To replicate the historical successes of Silicon Valley and the conditions that led to them is something of an impossibility. Yet cities throughout the world, however, are looking to try, from Tel Aviv to London, to the fertile grounds of China. But it will take human and financial resources, educational institutions, a developed—but perhaps not-so-thoroughly developed–landscape, and a whole new stratum of technological research and development, ones that reach yet-to-be-imagined frontiers of innovation and the talent pool necessary to help discover them. If one wishes to see parallels of Silicon Valley and its world domination of gig economies something akin to the Greek Empire, then the next hub will be akin to the Roman Empire—with greater reach and spoils.
The city of Toronto has undergone significant change to its landscape, that at times its citizens—and often its infrastructure—are overwhelmed by its relentless, transformative surge. Its development, primarily in terms of urban density, has mostly come in the form of high-rise condo construction; thickets of steel and glass have forever transformed its skyline from humble town to the international city it is today. The city’s overall change of pace, the daily hustle, the noise of rushing cars and relentless honks have now bled to surrounding areas that were once the city’s more tranquil neighbourhoods. All of this has primarily come in the last two decades, and now the next two will see its blossoming as an international tech hub. It is the capital of Ontario, but soon, it will be the de facto tech capital of a long corridor between Ottawa (where Shopify was founded) and Waterloo (the home of the Perimeter Institute for Theoretical Physics).
According to a 2020 CBRE research report on ‘Scoring Tech Talent’, Toronto has raised its profile as a center for fostering, acquiring and retaining tech talent, in addition to holding qualities that make it appealing to employers. The research study—using 13 metrics to determine a cost-to-benefit ratio for an overall score (albeit in large part relating to the cost of office space)—included 50 markets across North America. According to the report, the San Francisco Bay Area, Washington and Seattle round up the top three most desirable incubators of tech talent holding the highest overall scores; with Washington having displaced Toronto from its former top three ranking.
Despite slipping in its overall rank, Toronto sits in 4th, ahead of New York, Los Angeles and Boston–the home of Harvard and MIT. Many cities have experienced a “brain gain” as some cities produce more graduates than there are jobs. According to the study, Toronto was among the cities that has gained in that metric with more tech talent produced than drained. This stat is significant and perhaps telling. Considering the number of educational institutions that produce tech graduates in the immediate and extended regions of Toronto, there’s a strong likelihood that said talent would go elsewhere, unless there were many local opportunities and/or more luring factors like the city itself that make working in the U.S. at U.S. rates (or elsewhere) unappealing. According to the report, ‘San Francisco Bay Area and Toronto stand out as strong tech talent job creators, adding 52,000 and 43,000 more tech talent jobs than graduates, respectively.’ Also, the Canadian dollar is currently very attractive to U.S. based companies looking for both talent and office space that can better overall costs in the U.S. [Historically, Canada has experienced what has be termed the “Brain Drain”; graduates, particularly those holding medical degrees, have left for the U.S., often causing a national shortage in the field.]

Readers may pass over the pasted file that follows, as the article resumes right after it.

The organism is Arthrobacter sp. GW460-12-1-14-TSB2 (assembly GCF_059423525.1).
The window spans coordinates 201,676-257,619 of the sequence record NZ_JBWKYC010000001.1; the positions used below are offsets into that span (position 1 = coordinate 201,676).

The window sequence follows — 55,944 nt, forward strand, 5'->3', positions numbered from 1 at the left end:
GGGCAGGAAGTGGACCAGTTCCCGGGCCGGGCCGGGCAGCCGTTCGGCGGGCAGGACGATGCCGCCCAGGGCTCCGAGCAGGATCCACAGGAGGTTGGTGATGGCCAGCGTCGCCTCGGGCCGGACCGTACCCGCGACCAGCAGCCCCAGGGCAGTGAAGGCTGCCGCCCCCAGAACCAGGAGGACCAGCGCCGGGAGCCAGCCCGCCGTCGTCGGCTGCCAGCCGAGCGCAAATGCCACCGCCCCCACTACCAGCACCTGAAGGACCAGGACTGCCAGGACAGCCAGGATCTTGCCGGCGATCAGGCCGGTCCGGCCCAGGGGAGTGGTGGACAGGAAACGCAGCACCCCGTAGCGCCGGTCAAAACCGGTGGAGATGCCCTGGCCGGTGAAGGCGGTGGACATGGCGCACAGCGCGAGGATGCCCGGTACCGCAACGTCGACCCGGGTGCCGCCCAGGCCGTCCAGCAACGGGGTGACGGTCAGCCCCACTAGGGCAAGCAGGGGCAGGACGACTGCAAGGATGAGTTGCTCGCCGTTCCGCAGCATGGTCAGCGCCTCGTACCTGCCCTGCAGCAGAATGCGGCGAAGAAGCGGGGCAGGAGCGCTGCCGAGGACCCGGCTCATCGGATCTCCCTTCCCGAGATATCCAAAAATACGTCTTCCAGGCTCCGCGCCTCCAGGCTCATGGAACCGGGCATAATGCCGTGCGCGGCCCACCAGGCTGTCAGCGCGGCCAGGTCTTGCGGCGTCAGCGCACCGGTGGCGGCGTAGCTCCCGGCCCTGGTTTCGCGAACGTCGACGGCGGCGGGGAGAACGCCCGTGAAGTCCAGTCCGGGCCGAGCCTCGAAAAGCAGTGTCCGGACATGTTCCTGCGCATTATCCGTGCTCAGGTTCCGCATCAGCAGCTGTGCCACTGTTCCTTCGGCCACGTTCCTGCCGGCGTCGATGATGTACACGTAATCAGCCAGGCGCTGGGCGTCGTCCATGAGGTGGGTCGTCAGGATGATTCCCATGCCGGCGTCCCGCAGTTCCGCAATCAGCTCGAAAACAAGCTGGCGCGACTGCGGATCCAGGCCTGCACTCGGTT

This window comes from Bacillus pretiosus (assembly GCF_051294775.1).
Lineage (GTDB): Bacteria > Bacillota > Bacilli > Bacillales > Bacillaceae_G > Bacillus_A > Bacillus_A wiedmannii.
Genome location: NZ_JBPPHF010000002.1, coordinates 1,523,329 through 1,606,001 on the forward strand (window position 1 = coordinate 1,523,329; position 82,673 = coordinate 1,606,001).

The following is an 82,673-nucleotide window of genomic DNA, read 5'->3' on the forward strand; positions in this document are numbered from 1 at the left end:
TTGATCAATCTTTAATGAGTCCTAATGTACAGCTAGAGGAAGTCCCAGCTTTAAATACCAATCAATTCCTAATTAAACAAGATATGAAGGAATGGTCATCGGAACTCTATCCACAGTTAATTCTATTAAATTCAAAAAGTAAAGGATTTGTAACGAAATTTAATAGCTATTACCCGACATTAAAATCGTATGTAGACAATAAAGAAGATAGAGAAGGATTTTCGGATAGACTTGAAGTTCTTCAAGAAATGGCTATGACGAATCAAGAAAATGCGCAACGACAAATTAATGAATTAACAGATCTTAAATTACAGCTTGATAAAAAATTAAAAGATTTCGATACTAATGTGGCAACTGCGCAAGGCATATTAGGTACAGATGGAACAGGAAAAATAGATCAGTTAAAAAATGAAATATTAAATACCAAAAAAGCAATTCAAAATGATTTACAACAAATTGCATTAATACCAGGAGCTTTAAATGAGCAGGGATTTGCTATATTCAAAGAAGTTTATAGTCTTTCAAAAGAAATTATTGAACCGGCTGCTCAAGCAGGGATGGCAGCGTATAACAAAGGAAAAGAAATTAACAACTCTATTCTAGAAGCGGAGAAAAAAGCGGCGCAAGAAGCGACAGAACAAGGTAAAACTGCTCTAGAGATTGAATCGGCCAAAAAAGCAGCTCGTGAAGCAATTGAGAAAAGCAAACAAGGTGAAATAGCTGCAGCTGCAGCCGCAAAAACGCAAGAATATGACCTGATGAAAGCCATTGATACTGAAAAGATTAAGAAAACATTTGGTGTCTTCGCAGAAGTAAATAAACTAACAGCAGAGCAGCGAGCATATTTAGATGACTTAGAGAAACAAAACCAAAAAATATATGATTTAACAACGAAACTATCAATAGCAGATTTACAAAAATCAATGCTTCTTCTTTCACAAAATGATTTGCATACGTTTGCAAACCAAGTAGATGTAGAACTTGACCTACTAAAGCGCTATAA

‘The 5.4 million tech talent workers in the U.S. and 900,000 in Canada account for 3.7% and 5.6% of total workers in each country, respectively. This relatively small labor force has an outsized impact on real estate markets and the economy. The number of U.S. tech talent workers has increased by 17% in the past five years, adding 777,000 jobs at a pace more than twice the national average. They are fueling innovation and adopting technology within nontraditional tech sectors to increase productivity and strengthen the national economy.’ — [CBRE, ‘Scoring Tech Talent’ Report]
Educational institutions and a favourable immigration system have already fuelled the next phase of technological innovation in Ontario. Speed of execution as much as innate genius are requirements in fostering the likelihood for success in actual technological innovation (not modular reiteration) to occur. That is to say, speed in bringing human resources to come into contact with one another, to be in the same proximity, are necessary to increase probabilities for world-changing technologies to come into being.
Without Steve Wozniak, Steve Jobs alone does not found Apple; like-minded friendships and collaborations are imperative if not indispensable. Despite the current trend of Zoom meetings and working-from-home practices, there’s the ineffable fellowships that are made by way of in-person relations and meetups. The social connections one makes and the proximity in which one has daily influences to captivate their imagination and those of others, and more importantly to inspire, are what make for lasting, successful companies. Jobs brought a philosophical ethos, and a human touch to an area of technology that was still structured and perceived to the common person as mere circuits on a board.